Cosby judge could revisit issue of revealing names of jurors

Bill Cosby's sexual assault trial has ended in a mistrial after the jury deadlocked and was not able to come to a decision.

It was a stunning development - and a momentary victory - for the 79-year-old pioneering black entertainer who risked spending the rest of his life in prison if convicted of assaulting former university employee Andrea Constand at his Philadelphia home 13 years ago. Eventually she woke up to find him groping and molesting her while he pleasured himself. During these deliberations which lasted more than 52 hours, jurors asked 12 questions of the court.

Cosby was seen waving in jubilation as he left the Montgomery County Court in Pennsylvania following the judge's decision on Saturday.

Prosecutors said immediately that they would retry the Cosby Show star, and he remains charged with three counts of aggravated indecent assault.

The jurors clearly struggled with their verdict, telling Judge Steven O'Neill on Thursday they were at impasse.

NORRISTOWN, Pa. (AP) — The names of the jurors who failed to reach a verdict in Bill Cosby's sexual assault trial have not been made public, but the judge in the case could revisit the issue as early as Monday. They attacked the judge, in a letter from Cosby's wife Camille, as "arrogant" and Steele as "heinous" and "ambitious".

It was the only criminal case to arise from allegations from more than 60 women that cast Cosby as a serial predator who gave drugs to women before violating them.

NY lawyer Paul Callan, a former prosecutor, said he thought it would be "exceptionally difficult" for the state to win a second trial against Cosby. He also found success with his "Fat Albert" animated TV show and starred in commercials for Jell-O pudding.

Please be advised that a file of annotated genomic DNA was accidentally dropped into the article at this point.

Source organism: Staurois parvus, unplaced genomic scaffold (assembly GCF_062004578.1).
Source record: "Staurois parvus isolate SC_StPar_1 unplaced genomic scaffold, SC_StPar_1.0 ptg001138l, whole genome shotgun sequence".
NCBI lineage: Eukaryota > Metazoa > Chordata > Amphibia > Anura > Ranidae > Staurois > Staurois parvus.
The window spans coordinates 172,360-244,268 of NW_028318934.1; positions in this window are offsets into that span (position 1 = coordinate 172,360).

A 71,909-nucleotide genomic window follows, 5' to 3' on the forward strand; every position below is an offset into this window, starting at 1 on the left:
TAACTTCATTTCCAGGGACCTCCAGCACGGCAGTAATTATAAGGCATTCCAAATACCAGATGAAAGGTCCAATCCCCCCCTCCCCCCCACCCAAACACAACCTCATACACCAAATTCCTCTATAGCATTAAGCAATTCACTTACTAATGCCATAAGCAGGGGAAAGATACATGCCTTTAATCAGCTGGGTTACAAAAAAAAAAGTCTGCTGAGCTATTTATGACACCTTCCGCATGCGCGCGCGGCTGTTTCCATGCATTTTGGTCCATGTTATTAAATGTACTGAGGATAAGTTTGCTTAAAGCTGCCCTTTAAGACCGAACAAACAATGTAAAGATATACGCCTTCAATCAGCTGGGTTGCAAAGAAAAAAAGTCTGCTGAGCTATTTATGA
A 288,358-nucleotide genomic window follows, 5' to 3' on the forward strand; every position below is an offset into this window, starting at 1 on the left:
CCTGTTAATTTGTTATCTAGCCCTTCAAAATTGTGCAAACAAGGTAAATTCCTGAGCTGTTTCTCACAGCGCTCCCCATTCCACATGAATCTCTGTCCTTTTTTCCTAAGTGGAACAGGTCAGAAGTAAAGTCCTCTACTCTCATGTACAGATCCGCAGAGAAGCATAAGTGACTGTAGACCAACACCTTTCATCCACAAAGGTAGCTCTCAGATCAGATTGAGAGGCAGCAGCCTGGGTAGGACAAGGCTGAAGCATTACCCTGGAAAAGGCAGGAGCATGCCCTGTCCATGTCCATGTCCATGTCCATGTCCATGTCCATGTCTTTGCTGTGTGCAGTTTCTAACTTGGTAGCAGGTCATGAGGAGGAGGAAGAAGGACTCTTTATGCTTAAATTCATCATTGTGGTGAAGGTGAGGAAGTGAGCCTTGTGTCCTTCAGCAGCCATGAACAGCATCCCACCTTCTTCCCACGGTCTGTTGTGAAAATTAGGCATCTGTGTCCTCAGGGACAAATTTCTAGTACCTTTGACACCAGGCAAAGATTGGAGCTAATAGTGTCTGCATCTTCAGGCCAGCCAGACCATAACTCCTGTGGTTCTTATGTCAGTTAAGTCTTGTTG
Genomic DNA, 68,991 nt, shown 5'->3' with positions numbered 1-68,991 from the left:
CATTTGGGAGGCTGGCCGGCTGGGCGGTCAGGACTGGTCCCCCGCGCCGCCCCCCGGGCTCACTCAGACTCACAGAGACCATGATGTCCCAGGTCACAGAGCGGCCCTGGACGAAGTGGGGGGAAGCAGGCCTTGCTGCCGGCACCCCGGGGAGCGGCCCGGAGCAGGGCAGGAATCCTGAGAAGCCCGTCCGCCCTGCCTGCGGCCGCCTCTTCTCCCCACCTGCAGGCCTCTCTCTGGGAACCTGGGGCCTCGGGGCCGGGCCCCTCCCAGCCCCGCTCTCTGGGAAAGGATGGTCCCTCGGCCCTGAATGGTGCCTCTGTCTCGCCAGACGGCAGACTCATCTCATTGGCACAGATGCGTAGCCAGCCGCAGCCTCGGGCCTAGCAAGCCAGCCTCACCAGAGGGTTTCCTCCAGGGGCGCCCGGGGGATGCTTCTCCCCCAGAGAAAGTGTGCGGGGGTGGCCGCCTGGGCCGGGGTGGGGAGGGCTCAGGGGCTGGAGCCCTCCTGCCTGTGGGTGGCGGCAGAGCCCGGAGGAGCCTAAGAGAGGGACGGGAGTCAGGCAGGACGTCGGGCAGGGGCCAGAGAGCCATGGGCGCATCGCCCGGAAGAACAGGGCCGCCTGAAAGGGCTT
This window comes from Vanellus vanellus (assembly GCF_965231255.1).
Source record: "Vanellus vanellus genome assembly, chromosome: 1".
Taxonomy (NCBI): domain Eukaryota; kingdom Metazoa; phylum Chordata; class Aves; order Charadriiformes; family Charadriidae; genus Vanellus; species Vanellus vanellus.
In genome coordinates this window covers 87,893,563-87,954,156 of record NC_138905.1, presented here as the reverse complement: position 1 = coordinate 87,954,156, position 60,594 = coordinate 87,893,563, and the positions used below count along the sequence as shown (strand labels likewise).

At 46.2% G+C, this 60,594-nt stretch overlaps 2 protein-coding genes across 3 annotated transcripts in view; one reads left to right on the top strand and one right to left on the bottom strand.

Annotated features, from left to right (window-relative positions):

Cosby's career and good-guy image were already in tatters by the time his chief accuser took the witness stand, and the prosecution's decision to pursue a second trial keeps him in legal limbo.

The jury must come to a unanimous decision to convict or acquit.

But it was Cosby's reputation as a public moralist who urged young people to pull up their saggy trousers and start acting responsibly that prompted a federal judge to unseal portions of an explosive deposition he gave more than a decade ago as part of Constand's civil lawsuit against him. Prosecutors suggested he drugged her with something stronger. Oliver appeared aghast at Cosby's post-trial behavior, saying "what are you doing?" and noting that "shouting your character's catch phrase while on trial is a weird choice".

In civil lawsuits in the United States, plaintiffs need only show that the weight of evidence is on their side, meaning they have information to tip the scales above 50 percent in their favor, as opposed to criminal cases in which prosecutors must prove claims beyond a reasonable doubt.

David Harris, a professor at the University of Pittsburgh School of Law who specializes in criminal justice, said the hung jury did not mean that a civil jury would clear Cosby of liability.

  • Salvatore Jensen